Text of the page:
fbpx
Connect with us

Cave

A Page Out of History: Sheck Exley’s 1989 Mante Table (867 ft/265m)

Published

on

Sheck Exley prepping for a dive at Mante. Photo by Randy Bohrer

Date of Dive: 3.28.89
Location:
Nacimiento Del Rio Mante in the Sierra de Cucharas mountains, Mexico
Depth: 867 ffw/265 mfw
Bottom Time: 24 minutes
Run Time: 13 hours 52 min
Bottom mix:
Trimix 7/69 (7% oxygen, 69% helium, 24% nitrogen)
Table: Hamilton/Exley
Water Temp: 26ºC/78ºF



Cave

Cave Diving, Du’an China Edition

Finnish tech instructor and explorer Jani Niskanen takes us for a plunge into the underwater world of South China Karst, which was designated a UNESCO World Heritage Site in 2007. Break out the NAV kits.

Published

on

By

by Jani Niskanen. Special thanks to Edmund Yiu for additional information on cave diving in China.

Photos by Jani Niskanen unless noted.

Du’an, located in rural southern China, offers majestic hills and clear rivers, is quite the contrast to the bustling megacities of China, and is only a two-hour drive from Nanning, the provincial capital of Guangxi. Du’an is easily as beautiful as the world-famous Yangzhou area, with fewer tourists. Divers are attracted to the magnificent landscape of rivers and caves and underwater cave formations, which are some of the most beautiful in the world.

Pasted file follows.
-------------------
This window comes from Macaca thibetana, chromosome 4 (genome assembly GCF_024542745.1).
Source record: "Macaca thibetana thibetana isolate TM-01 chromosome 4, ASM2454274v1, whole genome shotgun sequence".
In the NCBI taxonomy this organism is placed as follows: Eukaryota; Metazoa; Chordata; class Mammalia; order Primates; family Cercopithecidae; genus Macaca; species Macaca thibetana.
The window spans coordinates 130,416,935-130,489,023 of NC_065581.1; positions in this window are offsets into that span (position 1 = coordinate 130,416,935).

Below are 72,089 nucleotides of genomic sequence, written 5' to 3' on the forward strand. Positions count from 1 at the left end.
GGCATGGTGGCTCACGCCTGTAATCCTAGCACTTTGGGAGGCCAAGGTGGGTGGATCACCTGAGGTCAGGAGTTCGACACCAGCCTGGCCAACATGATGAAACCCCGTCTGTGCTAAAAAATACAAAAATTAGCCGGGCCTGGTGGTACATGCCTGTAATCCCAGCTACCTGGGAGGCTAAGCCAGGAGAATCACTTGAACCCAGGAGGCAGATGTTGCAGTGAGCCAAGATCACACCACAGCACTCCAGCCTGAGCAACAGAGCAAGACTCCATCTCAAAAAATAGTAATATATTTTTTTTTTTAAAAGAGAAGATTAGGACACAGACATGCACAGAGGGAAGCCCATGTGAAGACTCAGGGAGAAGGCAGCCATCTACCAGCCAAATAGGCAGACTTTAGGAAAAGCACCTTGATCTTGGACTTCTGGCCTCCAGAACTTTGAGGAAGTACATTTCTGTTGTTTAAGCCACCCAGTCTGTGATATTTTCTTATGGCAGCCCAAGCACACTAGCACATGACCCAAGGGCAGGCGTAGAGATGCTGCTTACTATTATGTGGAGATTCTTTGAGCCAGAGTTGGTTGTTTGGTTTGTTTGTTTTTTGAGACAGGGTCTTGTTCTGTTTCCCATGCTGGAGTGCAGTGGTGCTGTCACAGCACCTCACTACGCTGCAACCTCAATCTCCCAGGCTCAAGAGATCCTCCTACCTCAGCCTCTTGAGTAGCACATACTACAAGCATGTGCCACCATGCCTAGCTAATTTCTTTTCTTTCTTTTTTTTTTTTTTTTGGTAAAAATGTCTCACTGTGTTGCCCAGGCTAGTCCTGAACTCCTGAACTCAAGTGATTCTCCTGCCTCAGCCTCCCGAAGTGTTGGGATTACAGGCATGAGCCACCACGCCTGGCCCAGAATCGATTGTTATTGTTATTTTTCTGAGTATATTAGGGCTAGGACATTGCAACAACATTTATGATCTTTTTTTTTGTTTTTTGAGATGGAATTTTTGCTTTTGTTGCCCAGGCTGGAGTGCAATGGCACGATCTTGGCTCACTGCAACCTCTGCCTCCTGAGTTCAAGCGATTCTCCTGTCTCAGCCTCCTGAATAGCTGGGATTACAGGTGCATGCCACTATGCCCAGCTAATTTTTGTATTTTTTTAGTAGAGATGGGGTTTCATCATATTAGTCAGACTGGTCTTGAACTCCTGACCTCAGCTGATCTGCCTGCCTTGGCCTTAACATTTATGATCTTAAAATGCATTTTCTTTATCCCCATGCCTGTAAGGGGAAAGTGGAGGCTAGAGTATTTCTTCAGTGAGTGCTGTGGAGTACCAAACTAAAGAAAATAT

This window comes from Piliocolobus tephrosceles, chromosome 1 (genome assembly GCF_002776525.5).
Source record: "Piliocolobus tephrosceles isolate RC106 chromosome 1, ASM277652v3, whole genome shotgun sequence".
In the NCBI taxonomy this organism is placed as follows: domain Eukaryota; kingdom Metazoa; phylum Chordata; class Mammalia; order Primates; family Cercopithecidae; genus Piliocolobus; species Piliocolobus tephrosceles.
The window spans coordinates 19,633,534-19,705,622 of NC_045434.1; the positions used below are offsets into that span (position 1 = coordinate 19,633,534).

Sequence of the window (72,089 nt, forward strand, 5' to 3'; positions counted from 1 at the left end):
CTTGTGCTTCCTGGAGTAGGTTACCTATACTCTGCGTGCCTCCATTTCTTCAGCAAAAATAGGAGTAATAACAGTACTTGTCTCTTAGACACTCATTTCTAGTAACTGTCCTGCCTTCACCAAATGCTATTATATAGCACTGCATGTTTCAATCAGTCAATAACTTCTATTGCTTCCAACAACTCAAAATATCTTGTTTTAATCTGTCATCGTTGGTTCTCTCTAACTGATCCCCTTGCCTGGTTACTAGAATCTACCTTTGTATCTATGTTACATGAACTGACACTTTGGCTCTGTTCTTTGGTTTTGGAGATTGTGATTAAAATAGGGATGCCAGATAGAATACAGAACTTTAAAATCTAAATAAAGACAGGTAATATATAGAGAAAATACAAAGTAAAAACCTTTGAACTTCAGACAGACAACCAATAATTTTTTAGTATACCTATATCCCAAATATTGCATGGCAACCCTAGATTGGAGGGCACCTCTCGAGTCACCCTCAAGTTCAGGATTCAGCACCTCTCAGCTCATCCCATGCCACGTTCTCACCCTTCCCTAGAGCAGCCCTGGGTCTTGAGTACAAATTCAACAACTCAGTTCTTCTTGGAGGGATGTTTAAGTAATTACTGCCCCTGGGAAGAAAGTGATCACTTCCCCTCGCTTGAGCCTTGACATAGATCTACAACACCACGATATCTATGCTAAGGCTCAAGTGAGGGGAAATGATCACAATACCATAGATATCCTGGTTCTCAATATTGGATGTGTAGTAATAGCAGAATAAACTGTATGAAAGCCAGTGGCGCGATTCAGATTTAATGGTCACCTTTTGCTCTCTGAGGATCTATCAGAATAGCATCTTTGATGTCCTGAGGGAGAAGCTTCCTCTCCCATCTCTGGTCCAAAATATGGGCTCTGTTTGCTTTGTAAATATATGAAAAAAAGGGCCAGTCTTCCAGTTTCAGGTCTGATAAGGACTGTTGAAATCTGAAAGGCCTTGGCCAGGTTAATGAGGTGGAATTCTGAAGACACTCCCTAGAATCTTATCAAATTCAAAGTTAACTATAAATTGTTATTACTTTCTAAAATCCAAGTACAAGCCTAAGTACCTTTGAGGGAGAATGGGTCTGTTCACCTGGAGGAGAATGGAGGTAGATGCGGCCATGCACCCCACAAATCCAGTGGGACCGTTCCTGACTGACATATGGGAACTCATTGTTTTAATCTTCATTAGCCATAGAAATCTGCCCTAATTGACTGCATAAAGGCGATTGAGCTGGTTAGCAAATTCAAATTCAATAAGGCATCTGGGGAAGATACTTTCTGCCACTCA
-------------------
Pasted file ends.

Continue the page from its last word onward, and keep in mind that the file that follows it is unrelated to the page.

Karst landscape and settlements between the mountains.
Author’s equipment ready for the dive at Tun Bang sinkhole.

The area is part of the huge expanse of the South China Karst system which spans from Guizhou, Yunnan, and Guangxi provinces all the way to Vietnam, and was designated a United Nations Educational, Scientific and Cultural Organization (UNESCO) World Heritage Site in 2007. In fact, according to one estimate, the province boasts more than 10,000 kilometers of underground rivers that supply water to the people in the area. As a result, there are many entrances and stairways built by villagers to collect water, some with pumping stations, that were not originally made for diving access. Getting access is not easy as they are located in rural mountainous area with no cellular reception or GPS navigation. Instead, one must rely on guides who know the area.